Saturday, July 2, 2016


CAPTAIN AMERICA VOL. 4: THE IRON NAIL (Marvel, First Printing 2015; Softcover)

Collects Captain America #16-21 (cover dates April- August, 2014)

Writer: Rick Remender
Artists: Pascal Alixe and Nic Klein
Colorists: Edgar Delgado, Antonio Fabela, Israel Silva, and Dean White

This was another one that I checked out of the library. Remender has studied Brubaker's run closely, and he does a very good job at keeping the tone and feel going in terms of suspense and building development on top of development. In short, Remender gives “the kids” what they want, and there's nothing wrong with that.

S.H.I.E.L.D. has, shockingly, lied to everyone again, hiding their umpteenth doomsday weapon from even their highest ranking people. Gungnir is basically a Transformers ripoff with the power to battle a Celestial. For the sake of suspension of disbelief let's pretend that S.H.I.E.L.D. are smart enough to not contract stuff out and wind up with an Edward Snowden type who would be willing to air their dirty laundry to the world, and that this weapon could exist all of this time undetected. Two also previously unknown super soldiers, The Iron Nail and Dr. Mindbubble, are here to give Captain America and the Falcon a real run for their money.

Further complicating things is Jet Black, Arnim Zola's daughter who returned with Cap from Dimension Z. The Red Skull tried to woo her, but she is seemingly determined to stay on the side of the heroes for now. The Iron Nail plays his hand, and it ultimately strips Captain America of the Super Soldier formula, leaving him a feeble old man. Even though the heroes beat him and Dr. Mindbubble they lost, as their foes were playing a larger game than this battle. Again, this is another tip of the hat to Brubaker's brilliant run on the title.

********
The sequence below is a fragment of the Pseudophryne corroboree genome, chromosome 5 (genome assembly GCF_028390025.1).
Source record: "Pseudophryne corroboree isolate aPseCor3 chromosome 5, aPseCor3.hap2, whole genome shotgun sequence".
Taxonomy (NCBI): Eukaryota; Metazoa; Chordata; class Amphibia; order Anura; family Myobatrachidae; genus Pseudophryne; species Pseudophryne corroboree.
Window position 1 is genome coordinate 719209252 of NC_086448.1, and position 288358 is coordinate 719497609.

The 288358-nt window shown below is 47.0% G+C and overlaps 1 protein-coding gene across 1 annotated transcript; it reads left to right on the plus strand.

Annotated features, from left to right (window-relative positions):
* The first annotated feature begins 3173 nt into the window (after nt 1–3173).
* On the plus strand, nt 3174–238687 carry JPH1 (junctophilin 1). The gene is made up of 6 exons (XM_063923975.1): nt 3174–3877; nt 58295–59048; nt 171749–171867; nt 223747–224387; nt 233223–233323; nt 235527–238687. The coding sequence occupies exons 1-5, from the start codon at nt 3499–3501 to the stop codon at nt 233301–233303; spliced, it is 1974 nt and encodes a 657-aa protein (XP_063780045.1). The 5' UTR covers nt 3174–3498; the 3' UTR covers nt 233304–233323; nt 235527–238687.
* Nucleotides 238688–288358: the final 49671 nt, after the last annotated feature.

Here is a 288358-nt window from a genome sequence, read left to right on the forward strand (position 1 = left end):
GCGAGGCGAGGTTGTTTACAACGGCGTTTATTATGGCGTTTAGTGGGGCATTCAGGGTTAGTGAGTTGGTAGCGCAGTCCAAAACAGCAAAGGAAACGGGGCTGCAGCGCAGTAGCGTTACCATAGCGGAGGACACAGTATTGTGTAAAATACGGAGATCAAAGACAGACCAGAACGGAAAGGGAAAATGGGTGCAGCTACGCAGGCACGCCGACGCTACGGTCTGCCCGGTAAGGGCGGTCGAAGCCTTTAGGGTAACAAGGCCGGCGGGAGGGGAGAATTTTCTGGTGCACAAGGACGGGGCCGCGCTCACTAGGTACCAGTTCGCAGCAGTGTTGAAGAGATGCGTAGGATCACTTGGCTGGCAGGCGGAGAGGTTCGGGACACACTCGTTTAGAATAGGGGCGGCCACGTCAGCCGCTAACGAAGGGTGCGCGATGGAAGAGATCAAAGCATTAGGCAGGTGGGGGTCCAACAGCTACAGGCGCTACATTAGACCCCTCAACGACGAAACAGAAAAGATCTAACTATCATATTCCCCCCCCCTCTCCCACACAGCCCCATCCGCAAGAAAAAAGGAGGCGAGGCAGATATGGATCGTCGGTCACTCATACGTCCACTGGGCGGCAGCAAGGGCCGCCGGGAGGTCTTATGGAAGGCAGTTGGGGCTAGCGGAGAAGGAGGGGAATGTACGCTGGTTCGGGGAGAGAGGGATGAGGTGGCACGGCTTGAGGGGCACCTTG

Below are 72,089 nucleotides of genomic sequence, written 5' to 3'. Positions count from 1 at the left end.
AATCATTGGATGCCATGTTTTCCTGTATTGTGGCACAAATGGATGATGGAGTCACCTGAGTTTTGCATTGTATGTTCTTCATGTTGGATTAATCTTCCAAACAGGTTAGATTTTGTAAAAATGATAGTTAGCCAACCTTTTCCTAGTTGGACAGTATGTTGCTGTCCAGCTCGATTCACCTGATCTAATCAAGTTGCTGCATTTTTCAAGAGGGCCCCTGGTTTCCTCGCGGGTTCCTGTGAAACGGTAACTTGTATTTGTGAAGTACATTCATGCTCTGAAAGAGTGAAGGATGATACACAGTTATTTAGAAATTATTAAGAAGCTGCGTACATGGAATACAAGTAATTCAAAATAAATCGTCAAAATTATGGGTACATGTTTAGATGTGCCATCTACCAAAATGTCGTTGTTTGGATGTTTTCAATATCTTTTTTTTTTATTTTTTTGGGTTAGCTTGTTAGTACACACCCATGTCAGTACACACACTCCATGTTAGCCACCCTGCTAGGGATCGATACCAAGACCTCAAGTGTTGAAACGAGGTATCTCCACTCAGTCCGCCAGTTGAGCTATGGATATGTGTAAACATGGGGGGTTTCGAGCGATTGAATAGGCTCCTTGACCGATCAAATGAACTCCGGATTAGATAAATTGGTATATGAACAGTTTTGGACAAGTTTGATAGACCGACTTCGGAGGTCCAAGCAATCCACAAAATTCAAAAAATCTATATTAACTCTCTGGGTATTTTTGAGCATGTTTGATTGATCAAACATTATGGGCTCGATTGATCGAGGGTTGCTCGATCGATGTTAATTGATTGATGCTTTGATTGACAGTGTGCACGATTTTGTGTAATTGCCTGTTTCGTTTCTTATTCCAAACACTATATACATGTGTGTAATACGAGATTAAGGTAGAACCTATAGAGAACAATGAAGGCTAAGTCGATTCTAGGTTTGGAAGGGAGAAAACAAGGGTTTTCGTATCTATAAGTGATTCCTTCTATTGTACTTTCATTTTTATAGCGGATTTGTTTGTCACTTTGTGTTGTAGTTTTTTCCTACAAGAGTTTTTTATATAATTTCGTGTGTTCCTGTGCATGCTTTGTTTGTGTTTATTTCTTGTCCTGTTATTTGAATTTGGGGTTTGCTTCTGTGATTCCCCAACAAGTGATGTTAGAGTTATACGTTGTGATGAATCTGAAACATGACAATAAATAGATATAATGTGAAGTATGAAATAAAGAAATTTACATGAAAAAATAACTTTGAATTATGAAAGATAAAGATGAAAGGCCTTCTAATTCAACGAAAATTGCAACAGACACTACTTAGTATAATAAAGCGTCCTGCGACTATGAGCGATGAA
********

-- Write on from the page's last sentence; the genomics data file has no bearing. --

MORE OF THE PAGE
This was free from the library so the only thing that I had to worry about was whether or not I enjoyed reading it. Once upon time that is all that comic books were to me. I am trying to get back to that mindset and away from worrying about continuity and stuff.
Junk Food For Thought rating: 4.5 out of 5.

The OCD zone-
Paper stock: Good weight coated stock with a slight sheen.
Binding: Perfect bound trade paperback.
Cardstock cover notes: Laminated cardstock cover.

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